A1 German Network on Primary Immunodeficiency Diseases – Genetic Diagnosis and Therapy of Primary Immunodeficiency Diseases (Support Code: 01GM1517A)


Prof. Klein

Christoph Klein

Christoph Klein, Prof. Dr. med. Dr. sci.
Dr. von Haunersches Childrens Hospital
Lindwurmstr. 4
80337 München
Phone.: +49 89 4400-57700
Fax.: +49 89 4400-57702
E-Mail: christoph.klein@med.uni-muenchen.de


German Network on Primary Immunodeficiency Diseases – Genetic diagnosis and therapy


Primary Immunodeficiency Disorders (PID)


  1. The identification of further novel genetic defects causing PID
  2. The elucidation of the pathophysiology of defined PID syndromes
  3. The access to rapid molecular diagnosis in patients with PID
  4. The determination of genotype-phenotype correlations in patients with PID
  5. The determination of biomarkers for patients with PID
  6. The identification of new inborn conditions causing PID, on the genetic, immunological and clinical level
  7. The induction of patient-specific pluripotent stem cell (iPSC) systems and knock-out models
  8. The identification and validation of new therapeutic approaches for PID patients
  9. The development and characterization of novel vectors for gene therapy
  10. The further development of the national registry for PID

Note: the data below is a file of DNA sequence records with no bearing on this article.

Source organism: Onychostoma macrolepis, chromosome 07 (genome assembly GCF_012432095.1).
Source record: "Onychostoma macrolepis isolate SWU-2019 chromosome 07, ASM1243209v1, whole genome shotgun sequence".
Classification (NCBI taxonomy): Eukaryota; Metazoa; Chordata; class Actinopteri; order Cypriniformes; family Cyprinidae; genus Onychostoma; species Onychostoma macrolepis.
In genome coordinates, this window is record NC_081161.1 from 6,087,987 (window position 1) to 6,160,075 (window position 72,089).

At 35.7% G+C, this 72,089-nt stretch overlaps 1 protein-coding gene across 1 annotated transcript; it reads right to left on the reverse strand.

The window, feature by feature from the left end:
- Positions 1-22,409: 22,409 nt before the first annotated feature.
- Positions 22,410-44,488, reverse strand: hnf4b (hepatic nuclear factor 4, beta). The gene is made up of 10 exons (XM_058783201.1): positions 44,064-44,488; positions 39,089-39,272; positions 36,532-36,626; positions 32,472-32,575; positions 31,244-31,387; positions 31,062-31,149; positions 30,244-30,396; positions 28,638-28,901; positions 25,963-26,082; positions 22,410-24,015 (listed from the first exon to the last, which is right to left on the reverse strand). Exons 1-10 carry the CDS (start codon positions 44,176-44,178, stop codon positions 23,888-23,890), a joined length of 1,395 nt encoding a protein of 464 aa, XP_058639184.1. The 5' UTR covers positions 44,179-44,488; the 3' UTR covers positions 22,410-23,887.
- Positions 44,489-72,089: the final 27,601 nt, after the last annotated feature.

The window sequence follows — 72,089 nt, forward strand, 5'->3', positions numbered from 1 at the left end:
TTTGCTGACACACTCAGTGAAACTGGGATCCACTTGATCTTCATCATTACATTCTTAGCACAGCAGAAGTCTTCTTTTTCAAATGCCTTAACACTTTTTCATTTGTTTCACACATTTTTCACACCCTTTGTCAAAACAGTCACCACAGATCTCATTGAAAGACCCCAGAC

Primary immunodeficiency disorders (PID) are rare inborn errors of the immune system. Characteristic for PID are the predisposition to recurrent infections, autoimmunity, allergy, and cancer. The identification of the underlying genetic causes and the pathophysiological basis of these rare diseases, are not only important for the development of innovative gene-based therapeutic strategies, but have wide implications for understanding many of the more common immunological disorders. Members of the interdisciplinary PID-NET consortium will work together to define the molecular etiology of inborn disorders of the innate and adaptive immune system. PID-NET will focus on severe combined immunodeficiency disease, autoimmune lymphoproliferative diseases, autoinflammatory diseases and PID with colitis. Furthermore PID-NET scientists will coordinate a national platform to establish innovative cellular model systems to develop and characterize new gene based therapies for patients with defined primary immunodeficiency disorders. A national registry, established during the last years of funding, will be expanded and constitutes a key element of this collaboratory effort. In summary, PID-NET will play a substantial role in coordinating primary immunodeficiency research in Germany and thus will ultimately help to improve diagnosis and therapy of patients with rare inherited immunodeficiency syndromes.